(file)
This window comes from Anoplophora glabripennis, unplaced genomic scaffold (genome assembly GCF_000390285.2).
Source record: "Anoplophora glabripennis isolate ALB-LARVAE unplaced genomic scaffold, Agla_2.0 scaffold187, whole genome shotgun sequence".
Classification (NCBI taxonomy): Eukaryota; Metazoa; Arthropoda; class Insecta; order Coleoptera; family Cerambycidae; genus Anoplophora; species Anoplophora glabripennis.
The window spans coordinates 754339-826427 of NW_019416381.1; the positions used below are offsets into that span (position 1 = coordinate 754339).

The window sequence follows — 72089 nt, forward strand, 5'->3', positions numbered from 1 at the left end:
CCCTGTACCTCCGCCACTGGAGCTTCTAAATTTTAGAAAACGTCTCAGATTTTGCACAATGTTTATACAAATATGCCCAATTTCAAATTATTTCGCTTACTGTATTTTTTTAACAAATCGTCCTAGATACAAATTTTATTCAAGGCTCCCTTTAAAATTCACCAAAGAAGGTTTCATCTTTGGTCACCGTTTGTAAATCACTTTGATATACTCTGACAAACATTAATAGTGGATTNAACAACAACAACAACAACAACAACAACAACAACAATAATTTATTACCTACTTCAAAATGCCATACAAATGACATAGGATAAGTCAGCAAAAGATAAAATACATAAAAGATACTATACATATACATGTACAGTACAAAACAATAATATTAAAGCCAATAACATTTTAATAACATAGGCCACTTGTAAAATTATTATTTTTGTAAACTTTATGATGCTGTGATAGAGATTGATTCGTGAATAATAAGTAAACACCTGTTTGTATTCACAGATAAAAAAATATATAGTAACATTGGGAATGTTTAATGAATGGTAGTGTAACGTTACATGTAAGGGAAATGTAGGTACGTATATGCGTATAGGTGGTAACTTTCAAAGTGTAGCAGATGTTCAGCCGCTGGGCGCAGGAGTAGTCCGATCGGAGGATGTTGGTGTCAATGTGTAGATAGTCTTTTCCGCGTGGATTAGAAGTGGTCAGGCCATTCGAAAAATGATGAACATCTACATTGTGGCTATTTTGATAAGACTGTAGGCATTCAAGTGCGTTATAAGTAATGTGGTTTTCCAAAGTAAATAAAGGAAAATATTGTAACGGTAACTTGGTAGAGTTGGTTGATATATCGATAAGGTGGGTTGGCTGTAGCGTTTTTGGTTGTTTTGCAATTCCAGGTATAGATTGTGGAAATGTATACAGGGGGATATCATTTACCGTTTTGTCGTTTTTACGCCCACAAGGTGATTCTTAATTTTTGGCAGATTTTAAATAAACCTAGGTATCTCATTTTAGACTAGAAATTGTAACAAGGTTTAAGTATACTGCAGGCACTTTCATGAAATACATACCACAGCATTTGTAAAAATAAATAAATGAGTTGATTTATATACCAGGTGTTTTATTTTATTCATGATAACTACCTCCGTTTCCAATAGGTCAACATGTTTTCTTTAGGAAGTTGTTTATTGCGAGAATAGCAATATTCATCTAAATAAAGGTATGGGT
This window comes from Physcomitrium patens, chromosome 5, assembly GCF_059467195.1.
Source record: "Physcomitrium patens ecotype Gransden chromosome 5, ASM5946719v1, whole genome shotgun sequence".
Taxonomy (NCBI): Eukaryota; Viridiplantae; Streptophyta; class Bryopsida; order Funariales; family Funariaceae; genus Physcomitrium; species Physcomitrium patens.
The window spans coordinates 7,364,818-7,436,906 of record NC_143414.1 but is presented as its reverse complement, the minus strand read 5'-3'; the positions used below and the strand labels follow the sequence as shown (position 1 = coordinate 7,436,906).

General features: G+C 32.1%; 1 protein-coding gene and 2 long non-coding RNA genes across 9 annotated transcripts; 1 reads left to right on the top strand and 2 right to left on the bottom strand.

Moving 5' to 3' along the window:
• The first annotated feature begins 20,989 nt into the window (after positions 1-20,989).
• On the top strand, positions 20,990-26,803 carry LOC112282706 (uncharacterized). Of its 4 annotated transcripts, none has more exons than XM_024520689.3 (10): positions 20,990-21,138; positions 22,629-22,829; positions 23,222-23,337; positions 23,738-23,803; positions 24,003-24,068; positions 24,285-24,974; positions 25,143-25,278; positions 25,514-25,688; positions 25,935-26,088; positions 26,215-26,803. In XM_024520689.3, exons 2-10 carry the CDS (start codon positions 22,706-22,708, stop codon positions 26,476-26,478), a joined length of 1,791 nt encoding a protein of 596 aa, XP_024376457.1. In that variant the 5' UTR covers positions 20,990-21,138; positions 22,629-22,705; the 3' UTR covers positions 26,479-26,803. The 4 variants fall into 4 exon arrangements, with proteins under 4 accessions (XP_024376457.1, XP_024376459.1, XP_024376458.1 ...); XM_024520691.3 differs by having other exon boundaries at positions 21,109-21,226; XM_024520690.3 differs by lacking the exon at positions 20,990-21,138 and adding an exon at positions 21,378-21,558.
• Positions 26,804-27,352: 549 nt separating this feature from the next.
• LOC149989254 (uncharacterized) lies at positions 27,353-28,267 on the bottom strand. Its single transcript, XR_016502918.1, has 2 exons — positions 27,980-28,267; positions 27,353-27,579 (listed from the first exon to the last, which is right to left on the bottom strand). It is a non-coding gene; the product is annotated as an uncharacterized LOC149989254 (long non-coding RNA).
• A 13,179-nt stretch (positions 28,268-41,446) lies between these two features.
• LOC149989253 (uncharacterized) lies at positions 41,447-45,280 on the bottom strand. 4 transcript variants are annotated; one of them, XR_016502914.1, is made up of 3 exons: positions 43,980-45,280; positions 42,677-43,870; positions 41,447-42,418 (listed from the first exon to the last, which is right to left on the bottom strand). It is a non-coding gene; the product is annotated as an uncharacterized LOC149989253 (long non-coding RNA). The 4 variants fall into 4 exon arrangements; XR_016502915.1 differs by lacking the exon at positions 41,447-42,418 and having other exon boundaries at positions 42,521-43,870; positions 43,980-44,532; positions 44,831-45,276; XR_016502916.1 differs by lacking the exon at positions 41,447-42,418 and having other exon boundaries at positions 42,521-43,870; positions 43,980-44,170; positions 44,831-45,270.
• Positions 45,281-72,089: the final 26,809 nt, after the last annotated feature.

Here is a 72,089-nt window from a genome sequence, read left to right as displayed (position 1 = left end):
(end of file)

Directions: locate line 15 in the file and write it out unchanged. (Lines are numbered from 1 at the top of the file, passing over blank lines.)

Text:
• Positions 26,804-27,352: 549 nt separating this feature from the next.